daily pattern of timing and frequency with which the contributor sends
its transactions. From that discovery, we perform Feature
extracting the useful features from the data set. For example, befitting
a non-continuous time series, we extracted the day of the week the
transaction occurred, the transaction time and the cumulative total
number of transactions. The engineered feature set helps the machine
learning on the anomalous events.
Step 2: Label Data
After constructing the useful feature set, this step automatically
assigns labels to the data points, whether they are anomalous or not.
Since the given client data is unlabelled, we applied Unsupervised
algorithms in order to predict the anomalies. We experimented with 5
different unsupervised learning algorithms, the LocalOutlierFactor
produced the best scores when detecting anomalies. In order to determine
the best labelled data, we decided to label a data point as an anomaly
based on the consensus of 5 algorithms. If more than 3 algorithms
identified the same data point as an anomaly, we kept that result. With
this consensus rule, we obtained the following labelled data set:
Step 3: Train Model
We proceeded onto Supervised
training with the labelled data. Because it is unreasonable to pinpoint
the anomalies at the exact time, we scored the algorithm's accuracy
based on how many detected anomalies in each hour. For example, because
we featured the hourly data, if a specific hour has 10 anomalies, we
expect our algorithm to produce that number of anomalies within that
hour. With this scoring method, we split the data into training and
testing data sets. We used the training data set to train and used the
testing data set to evaluate using the designed scoring method.
Of the 5 algorithms we tried, the RandomForest
Classifier and AdaBoost
Classifier algorithms showed
the most promising results. In particular, RandomForest Classifier shows
the best result with the larger dataset. Classification Report, showed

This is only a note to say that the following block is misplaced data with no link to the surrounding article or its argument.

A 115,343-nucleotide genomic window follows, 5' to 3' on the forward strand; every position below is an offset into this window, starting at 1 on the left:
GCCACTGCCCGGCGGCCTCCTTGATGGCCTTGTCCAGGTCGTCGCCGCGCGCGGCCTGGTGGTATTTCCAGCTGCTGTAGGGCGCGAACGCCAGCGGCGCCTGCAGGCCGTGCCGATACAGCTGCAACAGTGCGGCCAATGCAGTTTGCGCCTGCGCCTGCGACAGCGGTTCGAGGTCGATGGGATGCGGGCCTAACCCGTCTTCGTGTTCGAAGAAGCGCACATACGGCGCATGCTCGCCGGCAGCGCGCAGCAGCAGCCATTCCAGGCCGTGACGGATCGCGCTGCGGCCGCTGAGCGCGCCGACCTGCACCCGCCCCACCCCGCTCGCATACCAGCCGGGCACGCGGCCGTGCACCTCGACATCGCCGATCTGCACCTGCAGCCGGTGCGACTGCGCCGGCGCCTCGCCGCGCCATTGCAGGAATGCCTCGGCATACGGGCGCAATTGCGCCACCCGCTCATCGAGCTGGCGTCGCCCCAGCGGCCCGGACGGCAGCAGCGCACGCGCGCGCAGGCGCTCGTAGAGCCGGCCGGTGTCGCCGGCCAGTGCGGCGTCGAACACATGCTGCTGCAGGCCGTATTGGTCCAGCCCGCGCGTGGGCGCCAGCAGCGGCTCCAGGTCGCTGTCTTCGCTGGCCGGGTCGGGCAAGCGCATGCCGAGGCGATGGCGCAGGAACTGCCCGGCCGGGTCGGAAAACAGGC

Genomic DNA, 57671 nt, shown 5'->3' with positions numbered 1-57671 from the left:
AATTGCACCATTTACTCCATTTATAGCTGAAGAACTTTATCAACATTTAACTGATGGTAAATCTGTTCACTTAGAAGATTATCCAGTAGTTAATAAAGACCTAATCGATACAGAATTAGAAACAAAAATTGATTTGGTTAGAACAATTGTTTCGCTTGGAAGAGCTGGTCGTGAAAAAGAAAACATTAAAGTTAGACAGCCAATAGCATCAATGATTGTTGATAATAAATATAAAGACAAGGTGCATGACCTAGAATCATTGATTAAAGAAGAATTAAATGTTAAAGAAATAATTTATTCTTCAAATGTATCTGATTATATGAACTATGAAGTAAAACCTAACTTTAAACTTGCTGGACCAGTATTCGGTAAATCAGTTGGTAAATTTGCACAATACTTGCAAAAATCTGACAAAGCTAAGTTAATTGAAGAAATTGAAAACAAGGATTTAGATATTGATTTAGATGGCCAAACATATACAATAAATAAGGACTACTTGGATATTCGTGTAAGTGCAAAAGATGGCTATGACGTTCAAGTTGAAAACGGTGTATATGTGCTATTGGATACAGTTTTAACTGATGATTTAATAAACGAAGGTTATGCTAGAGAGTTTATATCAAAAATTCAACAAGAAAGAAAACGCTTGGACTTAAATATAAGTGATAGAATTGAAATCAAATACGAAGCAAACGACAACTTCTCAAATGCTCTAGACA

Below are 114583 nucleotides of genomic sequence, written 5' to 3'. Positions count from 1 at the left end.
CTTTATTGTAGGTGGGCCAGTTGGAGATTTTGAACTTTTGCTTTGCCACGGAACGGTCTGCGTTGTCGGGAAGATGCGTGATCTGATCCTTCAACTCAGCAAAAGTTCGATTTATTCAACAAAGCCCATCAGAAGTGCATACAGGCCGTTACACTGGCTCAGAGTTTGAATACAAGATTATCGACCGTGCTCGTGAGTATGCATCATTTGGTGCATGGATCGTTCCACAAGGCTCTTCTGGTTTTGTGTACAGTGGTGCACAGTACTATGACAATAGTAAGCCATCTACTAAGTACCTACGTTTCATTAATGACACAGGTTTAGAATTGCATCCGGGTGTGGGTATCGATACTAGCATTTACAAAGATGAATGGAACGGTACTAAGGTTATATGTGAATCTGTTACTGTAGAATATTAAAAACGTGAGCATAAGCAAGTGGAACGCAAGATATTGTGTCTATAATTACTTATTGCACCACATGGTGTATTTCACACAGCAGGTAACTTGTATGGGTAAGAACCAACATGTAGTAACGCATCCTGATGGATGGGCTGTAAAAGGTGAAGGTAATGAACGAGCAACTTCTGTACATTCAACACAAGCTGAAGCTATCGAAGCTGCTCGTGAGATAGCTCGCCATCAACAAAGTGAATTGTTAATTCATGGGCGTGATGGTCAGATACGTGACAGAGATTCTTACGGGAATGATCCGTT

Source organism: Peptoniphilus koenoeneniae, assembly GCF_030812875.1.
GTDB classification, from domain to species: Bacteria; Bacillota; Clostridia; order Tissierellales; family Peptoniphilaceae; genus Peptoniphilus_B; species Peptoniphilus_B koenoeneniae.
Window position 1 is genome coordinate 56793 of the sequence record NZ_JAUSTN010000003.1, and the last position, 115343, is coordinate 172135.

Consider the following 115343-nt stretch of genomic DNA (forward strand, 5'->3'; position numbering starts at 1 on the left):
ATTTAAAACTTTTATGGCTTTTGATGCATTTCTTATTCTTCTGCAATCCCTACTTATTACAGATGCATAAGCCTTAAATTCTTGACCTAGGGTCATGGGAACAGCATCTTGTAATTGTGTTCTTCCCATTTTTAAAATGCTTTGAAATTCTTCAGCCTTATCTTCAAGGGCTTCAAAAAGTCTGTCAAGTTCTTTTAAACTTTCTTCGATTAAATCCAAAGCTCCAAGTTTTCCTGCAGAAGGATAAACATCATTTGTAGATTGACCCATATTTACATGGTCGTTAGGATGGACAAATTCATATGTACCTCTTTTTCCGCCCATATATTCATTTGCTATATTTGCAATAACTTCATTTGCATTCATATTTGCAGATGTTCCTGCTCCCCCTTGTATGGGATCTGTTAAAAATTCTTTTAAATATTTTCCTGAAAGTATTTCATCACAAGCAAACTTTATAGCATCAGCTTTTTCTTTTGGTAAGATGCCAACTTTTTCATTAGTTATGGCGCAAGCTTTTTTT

an above 95% accuracy rate, illustrated in the image below:
The colored points are:
TN: True Negative - how many points the algorithm correctly
determined were not anomalous (represented by the green line).
TP: True Positive - how many points the algorithm correctly
determined were anomalous (represented by the red dots).
FN: False Negative - how many points the algorithm incorrectly
determined were not anomalous (represented by the black dots).
FP: False Positive - how many points the algorithm incorrectly
determined were anomalous (represented by the yellow dots).
Step 4: Deploy Model
After obtaining the trained model with high confidence, we can deploy
the model as a real-time RESTful detection service. We have the option
to deploy locally or on a Cloud
We use the high-performance framework, such as
PredicitionIO, to implement the best
machine learning algorithm running with the trained model. After the
deployment, the detection web service can predict whether the incoming
real-time data stream is anomalous or not.
Step 5: Monitor Model
The final step is to provide a user friendly UI dashboard; allowing the
user to monitor the transaction stream. We can graphically annotate the
anomalous points on the incoming transaction data and alert the user
when an anomaly is detected. The UI dashboard can be customized
according to the user's monitoring preferences.
What We Learned
A key learning for anomaly detection algorithms is the value of the
upfront analysis of the data understand where anomalies can occur. Since
the data set does not display strong time-series seasonality, we framed
the problem as a point anomaly detection. The methodology is using
multiple unsupervised learning algorithms to label the data set.
Consensus from multiple algorithms was used to categorize data points as
Subsequently, the labelled points will be fed into supervised learning
to train the detection model with 95% or better accuracy. After
deployment, the incoming transaction data will be streamed through the
high-performance RESTful detection web service, to predict the anomaly.
The research shows that each transaction stream should run with it's
unique model, which is a good finding according to the unique business
practice from our real clients.
Varun Chandola, Arindam Banerjee, and Vipin Kumar, Anomaly
Detection : A Survey, ACM Computing Survey, September 2009.
Jonah Group is a digital consultancy the designs and builds high-performance software applications for the enterprise. Our industry is constantly changing, so we help our clients keep pace by making them aware of the possibilities of digital technology as it relates to their business.